INTRODUCTION | BIBLIOGRAPHIC REVIEW | SCALE CONSTRUCTION |

*make_CAMSIS* - A resource for deriving CAMSIS measures with Stata

First published Autumn 2009, Paul Lambert

- Making CAMSIS with Stata

Software alternativesThe is a steadily expanding tradition in the construction of scales of occupational ranking by using patterns of social interaction distance - see our bibliographical review page for many relevant references. Since the first endeavours in the 1960's, we have seen social scientists generating such scales in a number of alternative software packages. Examples that we are aware of include:

Scales affiliated to the CAMSIS website:

- In the original 'Cambridge scale' derivations (Stewart, Prandy and Blackburn 1980; Prandy 1990), a multi-dimensional scaling programme called MINISSA was used (with adaptations to accomodate the matrix size invoolved - see Stewart et al., 1980: 37)
- For the wider CAMSIS project (2000-present), Ken Prandy, Paul Lambert and colleagues wrote programmes, and provided usage instructions, exploiting a combination of the SPSS and lEM (Vermunt, 1997) packages using their respective correspondence analysis and RC-II association model routines.
- Additionally, working within the CAMSIS tradition..

- As documented on this page, Paul Lambert increasingly uses Stata for either the entire scale derivation process, or for the data manipulation precursors to an analysis in lEM
- Stephen McTaggart, working with data for New Zealand, has written SAS programmes to undertake correspondence analysis routines replicating the SPSS and lEM approaches documented on the CAMSIS website
Other published scales of social interaction distance:

- Chan and Goldthorpe (2004) programmed in R to develop scales for the UK based upon RC-II association models for friendship and marriage patterns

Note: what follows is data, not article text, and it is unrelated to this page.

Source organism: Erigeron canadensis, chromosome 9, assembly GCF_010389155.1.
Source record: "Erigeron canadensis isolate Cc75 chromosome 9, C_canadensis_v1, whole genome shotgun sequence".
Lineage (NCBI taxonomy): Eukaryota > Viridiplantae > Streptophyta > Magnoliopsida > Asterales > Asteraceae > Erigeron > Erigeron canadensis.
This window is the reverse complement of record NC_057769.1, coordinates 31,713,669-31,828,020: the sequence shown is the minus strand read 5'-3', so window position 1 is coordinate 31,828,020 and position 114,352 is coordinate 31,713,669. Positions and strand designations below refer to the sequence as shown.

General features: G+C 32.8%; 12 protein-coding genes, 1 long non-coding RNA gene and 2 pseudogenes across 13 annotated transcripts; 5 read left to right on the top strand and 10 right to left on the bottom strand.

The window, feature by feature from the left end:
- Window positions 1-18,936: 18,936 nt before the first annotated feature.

- Rytina (1992) programmed in GAUSS to develop scales for the US based upon RC-II association models for intergenerational mobility patterns
- Laumann and Guttman (1966) used smallest space analysis algorithms developed by Guttman (1968) and Lingoes (e.g. 1966) to develop a scale for the US based upon pattern analysis of friendship patterns
- MacDonald (1972) used MDSCAL to develop scales for the UK based upon multi-dimensional scaling of intergenerational mobility patterns

Elsewhere on our website, we give extended instructions on generating CAMSIS scales from occupational data by using a combination of SPSS and lEM (CAMSIS scale construction guide in SPSS and lEM). On this page, however, we concentrate upon using Stata for CAMSIS scale construction.

StataWithin the field of social statistics and social survey data analysis, Stata has emerged as a very popular choice of analytical software, valued for its combination of extended functionality covering tasks of basic and advanced statstical analysis, and data construction and management (see Treiman, 2009; if you are interested, for other projects related to CAMSIS, I have written many Stata training materials which are available at our websites http://www.longitudinal.stir.ac.uk/Stata_support.html and http://www.dames.org.uk/workshops/stir09/dm_stata_august09.html). Stata is also popular because of its capacity for documentation and replication (Long, 2009), and its accessibility for complex automated programming .

All of these features, but particularly its capacity for automated programming, make Stata an attractive attractive for the sequence of activities involved in constructing CAMSIS scales. Indeed, since around 2007, I have found that I primiarly use Stata for generating new CAMSIS scales.

Stata is useful for generating CAMSIS scales because it supports Correpsondence Analysis on highly sparse tables, and because it simplifies many of the data management tasks associated with producing CAMSIS scales (e.g. linking multiple data files, standardising variables and distributing scale scores across files). Stata is not, however, flawless for the purpose, because (to the best of my knowledge) it doesn't support routines for RC-II association models (and their associated design matrix specification) which can handle large sparse two-way tables. Association model estimations with linked design matrices are more attractive for CAMSIS scales as they give us a better controlled statistical estimation, however, in my experience equivalent results can be achieved in an correspondence analysis by carefully excluding relevant combinations of occupations from analysis. Thus, in my experience, the trade off in using Stata for CAMSIS scale estimates is usually one worth making.